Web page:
http://www. howstuffworks.com.

7.

http: /
/
www. BiometricID.org.


















Biometric Fingerprin
t Identification

Dept. of EEE


MESCE, Kuttippuram

21


ABSTRACT



Identification of individuals is a very basic societal requirement. Electronic
verification of a person’s identity is of great importance as more interactions take
place electronically. Biometric fingerprint identification

is a technique used to
change the physical attribute of a person ie; his finger print into electronic
processes. Until recently electronic verification was based on something the
person had in their possession like a passw
ord. But the problem is that these
forms aren’t very secure because passwords can be forgotten or taken away. In
biometric finger print identification a scanner is used to get the image of the
finger. When a user places h
is or her finger on the terminals of scanner the
image is electronically read, analysed and compared with a previously recorded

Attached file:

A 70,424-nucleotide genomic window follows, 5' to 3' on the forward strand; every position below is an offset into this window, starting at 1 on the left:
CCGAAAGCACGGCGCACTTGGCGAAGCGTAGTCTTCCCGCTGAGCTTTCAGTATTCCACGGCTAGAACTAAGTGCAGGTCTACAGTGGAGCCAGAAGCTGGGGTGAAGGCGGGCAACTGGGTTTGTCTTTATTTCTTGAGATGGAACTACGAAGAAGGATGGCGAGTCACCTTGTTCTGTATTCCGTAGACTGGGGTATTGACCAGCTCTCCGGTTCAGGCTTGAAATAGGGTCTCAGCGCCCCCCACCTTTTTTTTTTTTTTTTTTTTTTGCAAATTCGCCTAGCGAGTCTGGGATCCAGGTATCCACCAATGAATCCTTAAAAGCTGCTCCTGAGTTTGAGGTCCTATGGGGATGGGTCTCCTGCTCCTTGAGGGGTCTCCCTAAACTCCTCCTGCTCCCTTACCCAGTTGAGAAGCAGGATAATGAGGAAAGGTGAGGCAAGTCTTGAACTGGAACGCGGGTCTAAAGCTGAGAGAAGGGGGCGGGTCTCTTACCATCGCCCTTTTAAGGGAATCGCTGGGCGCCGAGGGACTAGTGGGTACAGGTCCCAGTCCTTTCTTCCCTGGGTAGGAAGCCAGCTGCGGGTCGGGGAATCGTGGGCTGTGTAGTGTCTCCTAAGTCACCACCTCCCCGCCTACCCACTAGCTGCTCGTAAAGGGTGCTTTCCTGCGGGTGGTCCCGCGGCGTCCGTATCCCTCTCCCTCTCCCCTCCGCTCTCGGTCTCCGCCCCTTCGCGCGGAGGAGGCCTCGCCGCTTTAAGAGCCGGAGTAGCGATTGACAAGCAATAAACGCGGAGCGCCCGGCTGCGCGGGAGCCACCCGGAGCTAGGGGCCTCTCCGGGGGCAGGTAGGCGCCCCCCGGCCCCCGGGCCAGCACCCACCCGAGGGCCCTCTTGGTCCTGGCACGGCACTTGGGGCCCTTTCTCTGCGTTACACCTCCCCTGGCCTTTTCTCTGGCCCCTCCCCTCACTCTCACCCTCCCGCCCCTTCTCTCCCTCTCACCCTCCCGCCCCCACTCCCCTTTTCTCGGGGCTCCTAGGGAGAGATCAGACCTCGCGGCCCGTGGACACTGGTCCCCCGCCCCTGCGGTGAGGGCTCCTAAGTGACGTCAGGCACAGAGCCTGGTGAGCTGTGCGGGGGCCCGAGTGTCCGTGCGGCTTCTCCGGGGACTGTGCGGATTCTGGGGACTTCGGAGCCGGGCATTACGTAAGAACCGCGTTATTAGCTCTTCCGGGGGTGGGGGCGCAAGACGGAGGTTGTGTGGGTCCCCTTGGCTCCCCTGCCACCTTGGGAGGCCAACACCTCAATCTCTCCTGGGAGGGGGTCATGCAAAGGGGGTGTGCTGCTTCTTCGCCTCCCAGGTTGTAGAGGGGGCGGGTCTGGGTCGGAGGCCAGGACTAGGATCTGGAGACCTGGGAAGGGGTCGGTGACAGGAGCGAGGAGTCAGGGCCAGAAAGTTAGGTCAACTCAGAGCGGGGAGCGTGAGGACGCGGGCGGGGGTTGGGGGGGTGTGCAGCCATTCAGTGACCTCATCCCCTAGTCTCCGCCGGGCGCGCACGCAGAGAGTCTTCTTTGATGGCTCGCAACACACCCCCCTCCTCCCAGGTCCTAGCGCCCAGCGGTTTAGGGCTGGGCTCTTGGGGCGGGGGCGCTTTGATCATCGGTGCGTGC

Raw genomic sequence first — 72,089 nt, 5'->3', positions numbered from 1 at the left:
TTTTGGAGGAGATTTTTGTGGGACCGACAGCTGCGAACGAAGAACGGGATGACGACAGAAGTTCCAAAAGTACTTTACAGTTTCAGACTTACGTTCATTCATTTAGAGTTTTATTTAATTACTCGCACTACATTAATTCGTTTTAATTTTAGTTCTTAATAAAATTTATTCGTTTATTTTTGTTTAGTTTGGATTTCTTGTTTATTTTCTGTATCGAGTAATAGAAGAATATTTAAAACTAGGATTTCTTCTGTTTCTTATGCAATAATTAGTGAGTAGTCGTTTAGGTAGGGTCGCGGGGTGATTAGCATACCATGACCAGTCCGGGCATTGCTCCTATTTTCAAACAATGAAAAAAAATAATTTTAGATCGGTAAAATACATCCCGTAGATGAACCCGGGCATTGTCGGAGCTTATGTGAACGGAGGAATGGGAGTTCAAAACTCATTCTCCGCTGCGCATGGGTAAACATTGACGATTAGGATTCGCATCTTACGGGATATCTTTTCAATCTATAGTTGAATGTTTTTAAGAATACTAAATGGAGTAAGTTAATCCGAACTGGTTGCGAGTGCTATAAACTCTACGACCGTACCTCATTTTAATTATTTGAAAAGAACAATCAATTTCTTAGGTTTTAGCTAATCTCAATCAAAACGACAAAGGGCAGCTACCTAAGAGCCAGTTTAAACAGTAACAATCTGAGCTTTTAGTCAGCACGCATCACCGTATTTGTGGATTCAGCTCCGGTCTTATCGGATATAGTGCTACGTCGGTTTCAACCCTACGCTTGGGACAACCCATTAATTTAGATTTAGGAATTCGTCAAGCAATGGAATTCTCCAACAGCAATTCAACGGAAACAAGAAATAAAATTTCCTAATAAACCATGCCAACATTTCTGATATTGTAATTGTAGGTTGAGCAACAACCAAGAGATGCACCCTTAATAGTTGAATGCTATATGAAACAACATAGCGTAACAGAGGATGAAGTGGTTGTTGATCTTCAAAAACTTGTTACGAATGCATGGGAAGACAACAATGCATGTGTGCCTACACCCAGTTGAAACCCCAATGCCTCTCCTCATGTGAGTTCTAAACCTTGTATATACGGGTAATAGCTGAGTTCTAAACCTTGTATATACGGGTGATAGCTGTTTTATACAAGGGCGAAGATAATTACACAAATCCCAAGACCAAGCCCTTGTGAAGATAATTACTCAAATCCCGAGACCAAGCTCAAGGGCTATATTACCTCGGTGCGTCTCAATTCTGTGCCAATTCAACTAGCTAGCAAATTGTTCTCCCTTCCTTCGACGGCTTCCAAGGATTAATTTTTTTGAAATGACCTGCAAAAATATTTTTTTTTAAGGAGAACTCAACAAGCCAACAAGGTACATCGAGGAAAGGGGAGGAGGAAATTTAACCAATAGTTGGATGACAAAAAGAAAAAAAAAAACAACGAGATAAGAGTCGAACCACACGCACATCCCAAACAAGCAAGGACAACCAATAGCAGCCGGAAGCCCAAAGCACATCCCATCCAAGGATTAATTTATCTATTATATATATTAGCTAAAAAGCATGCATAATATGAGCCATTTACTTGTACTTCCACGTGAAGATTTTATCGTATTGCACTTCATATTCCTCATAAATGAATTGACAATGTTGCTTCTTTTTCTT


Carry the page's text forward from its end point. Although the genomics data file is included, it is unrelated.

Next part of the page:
image of the same finger, which has been stored in finger scan data base.
Finger print is a

proven technology capable of high levels of accuracy.

Biometric Fingerprin
t Identification

Dept. of EEE


MESCE, Kuttippuram

22


ACKNOWLEDGEMENT




I express my sincere gratitude to
Dr.Nambissan,

Prof. & Head,
Department of
Electrical and Electronics Engineering, MES College of
Engineering, Kuttippuram, for his cooperat
ion and encouragement.


I would also like to thank my seminar guide
Mrs.
Renuka.T.K
.

(
Lecturer, Department of EEE
)
,
Asst. Prof. Gylson Thomas.

(Staff in
-
charge,
Department of EEE) for their

invaluable advice and wholehearted cooperation
without which this

seminar would

not have seen the light of day.


Gracious gratitude to all the faculty of the department of EEE &
friends for their valuable advice and encouragement.














Biometric Fingerprin
t Identification

Dept. of EEE


MESCE, Kuttippuram

23


CONTENT
S


1. INTRODUCTION






1

2. IDENTIFICATION AND VERIFICATION SYSTEMS

2

3. BIOMETRIC SYSTEMS AND DEVICES



3

4. BIOMETRIC ACCURACY





4

5. FINGERPRINT VERIFICATION




5

6. FINGERSCAN







6

6.1 THE TECHNOLOGY BEHIND FINGERSCAN


6

6.2 THE ALGORITHMS






7

6.3 SYSTEM FUNCTIONS





8

6.4 MANAGEMENT CONTROL




10

6.5 SECURI
TY







11

6.6 AN OVERVIEW OF FINGERSCAN TECHNOLOGIES

13

6.7 CAPACITANCE SCANNER





13

6.8 ADVANTAGES OF FINGERPRINT SCANNERS


16

6.9 DISADVANTAGES






16


7. FUTURE APPLICATIONS





17

8.
CONCLUSION







19

9.
REFERENCES







20